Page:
He is drawn to climate activism by the belief that “our generation, with its consumerism, brought us to this place, and it is our responsibility to the younger generation to effect a rapid transition away from fossil fuels.”
David and Joan Grubin of Hillsdale are among the volunteers who have been drawn to the Third Act. Mr. Grubin is a retired director, writer and cinematographer who has produced more than 100 films on topics that include history, poetry, art and the sciences. Among his long list of awards are 10 Emmys. Ms. Grubin is a visual artist who has won a New York Foundation for the Arts fellowship and was a fellow of the MacDowell Colony.
They were attracted to the Third Act because, “Bill McKibben has been a hero for a long time, a great thinker,” according to Ms. Grubin, and because the group offers an opportunity to act concretely at a local level. The effort “felt real, like planting a tree for future generations to enjoy.”
The Grubins would not say they are “activists by background” but “the world is frightening in terms of what’s happening with the climate and democracy, and it feels better to act, together with others, rather than just get caught up in despair.”
Neither of the Grubins lists The Third Act as their only activity. Ms. Grubin says that as a visual artist she never will “retire,” and she is immersed in the arts community of the Hudson Valley as well as serving as a trustee for the Vermont College of Visual Arts. She says its “low residency” model, which requires minimal time on-campus and hence is tailored for adults, allows older students to have an experience that for her, when she attended to gain a master’s degree, was “intense and life-altering.” Mr. Grubin has also become a student again, studying for a master’s in Fine Art (Poetry). He writes poetry and sits on the board of Poets House.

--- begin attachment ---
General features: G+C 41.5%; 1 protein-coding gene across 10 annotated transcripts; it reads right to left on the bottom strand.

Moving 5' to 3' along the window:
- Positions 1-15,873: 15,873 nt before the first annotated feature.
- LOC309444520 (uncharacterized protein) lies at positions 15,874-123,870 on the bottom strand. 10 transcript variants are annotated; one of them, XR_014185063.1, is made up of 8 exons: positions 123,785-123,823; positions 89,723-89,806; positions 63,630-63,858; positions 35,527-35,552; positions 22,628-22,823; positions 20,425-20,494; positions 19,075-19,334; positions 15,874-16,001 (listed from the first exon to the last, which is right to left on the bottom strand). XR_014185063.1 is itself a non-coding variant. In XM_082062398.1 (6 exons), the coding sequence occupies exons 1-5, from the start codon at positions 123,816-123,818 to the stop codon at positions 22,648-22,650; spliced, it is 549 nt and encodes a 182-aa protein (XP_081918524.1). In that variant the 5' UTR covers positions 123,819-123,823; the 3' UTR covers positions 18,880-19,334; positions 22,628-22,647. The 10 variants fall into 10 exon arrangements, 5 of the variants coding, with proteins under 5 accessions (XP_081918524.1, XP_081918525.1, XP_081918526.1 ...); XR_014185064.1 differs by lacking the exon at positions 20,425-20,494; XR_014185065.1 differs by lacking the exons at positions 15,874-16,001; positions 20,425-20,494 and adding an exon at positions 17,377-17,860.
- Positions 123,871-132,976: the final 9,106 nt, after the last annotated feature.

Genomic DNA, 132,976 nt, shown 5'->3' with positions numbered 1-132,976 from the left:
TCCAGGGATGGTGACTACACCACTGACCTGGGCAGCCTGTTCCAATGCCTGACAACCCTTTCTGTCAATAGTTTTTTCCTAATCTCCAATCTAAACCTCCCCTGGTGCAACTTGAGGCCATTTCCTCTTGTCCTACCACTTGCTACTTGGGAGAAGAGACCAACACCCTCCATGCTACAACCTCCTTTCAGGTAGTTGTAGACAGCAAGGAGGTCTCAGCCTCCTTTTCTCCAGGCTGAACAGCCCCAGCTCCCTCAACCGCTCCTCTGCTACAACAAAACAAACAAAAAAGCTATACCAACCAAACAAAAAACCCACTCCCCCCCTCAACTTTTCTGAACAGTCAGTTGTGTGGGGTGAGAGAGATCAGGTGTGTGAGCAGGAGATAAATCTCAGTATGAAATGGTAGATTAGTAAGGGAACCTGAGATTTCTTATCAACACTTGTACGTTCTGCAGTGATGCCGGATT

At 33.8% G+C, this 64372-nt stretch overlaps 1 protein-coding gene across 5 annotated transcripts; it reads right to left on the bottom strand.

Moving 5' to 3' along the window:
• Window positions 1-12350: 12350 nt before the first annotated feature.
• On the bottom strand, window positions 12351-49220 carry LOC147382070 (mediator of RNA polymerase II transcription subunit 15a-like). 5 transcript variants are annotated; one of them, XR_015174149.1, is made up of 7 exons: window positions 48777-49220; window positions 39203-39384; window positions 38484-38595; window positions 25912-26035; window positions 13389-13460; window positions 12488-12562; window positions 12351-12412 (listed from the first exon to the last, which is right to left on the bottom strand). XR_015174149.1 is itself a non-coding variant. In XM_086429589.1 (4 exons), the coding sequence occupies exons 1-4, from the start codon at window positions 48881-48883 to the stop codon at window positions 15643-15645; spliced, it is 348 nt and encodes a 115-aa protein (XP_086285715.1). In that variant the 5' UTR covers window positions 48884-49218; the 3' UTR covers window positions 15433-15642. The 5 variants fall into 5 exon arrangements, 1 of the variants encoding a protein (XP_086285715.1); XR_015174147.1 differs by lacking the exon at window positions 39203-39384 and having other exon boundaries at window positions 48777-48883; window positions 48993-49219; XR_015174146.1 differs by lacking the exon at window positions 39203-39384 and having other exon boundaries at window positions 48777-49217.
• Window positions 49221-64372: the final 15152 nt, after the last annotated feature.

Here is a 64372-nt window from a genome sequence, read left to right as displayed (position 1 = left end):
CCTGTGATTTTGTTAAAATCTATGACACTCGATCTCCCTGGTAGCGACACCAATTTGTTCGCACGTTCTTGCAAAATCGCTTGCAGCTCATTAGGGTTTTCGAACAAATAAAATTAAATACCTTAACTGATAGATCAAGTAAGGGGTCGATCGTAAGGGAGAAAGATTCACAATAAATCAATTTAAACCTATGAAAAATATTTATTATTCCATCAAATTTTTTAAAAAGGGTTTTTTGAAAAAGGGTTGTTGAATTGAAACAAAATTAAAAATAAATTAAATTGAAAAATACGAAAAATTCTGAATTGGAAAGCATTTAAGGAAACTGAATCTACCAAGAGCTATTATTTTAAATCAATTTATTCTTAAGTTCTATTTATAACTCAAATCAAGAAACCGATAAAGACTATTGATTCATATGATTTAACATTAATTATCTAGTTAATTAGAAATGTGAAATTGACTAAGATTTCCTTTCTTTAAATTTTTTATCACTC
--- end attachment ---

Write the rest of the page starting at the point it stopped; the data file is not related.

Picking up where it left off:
Another Third Act volunteer is Marjorie McCoy, who says she has actually had many third acts. A comparative religion major in college, she later attained a master’s in social work, spending a number of years at the Berkshire Farm Center. Then she transitioned to the law, obtaining a law degree and working for 23 years at the state’s highest court, the Court of Appeals, rising to deputy clerk of the court.
She retired due to the long-term effects of Lyme Disease, began working in hospice care, and ended up in a 15-month chaplaincy program at Albany Medical College. She has since worked as a volunteer chaplain at the Albany Medical Center and local correctional institutions. Her chaplaincy work led her to an emerging field — climate change chaplaincy — helping others deal with the shame and guilt they feel about their own behaviors that have contributed to climate change and with their anxieties about how the world will be altered.
Ms. McCoy now lives in Ghent, but her own experience of changes in her Greene County woods — hemlocks dying, butterflies and fireflies disappearing, smoke blotting out the sun — and the fears articulated by the younger generations of her family lead her to climate activism. She is also worried about the future of democracy, even in New York which prides itself on a progressive history that now seems threatened.
As actress and activist Jane Fonda put it in her Ted Talk about her own third act, how people address their aging is within their control, and they can make it a highly productive time. She quoted the Austrian psychiatrist Viktor Frankl, who lived in a concentration camp for five years: “Everything you have in life can be taken from you except one thing: your freedom to choose how you will respond to the situation.”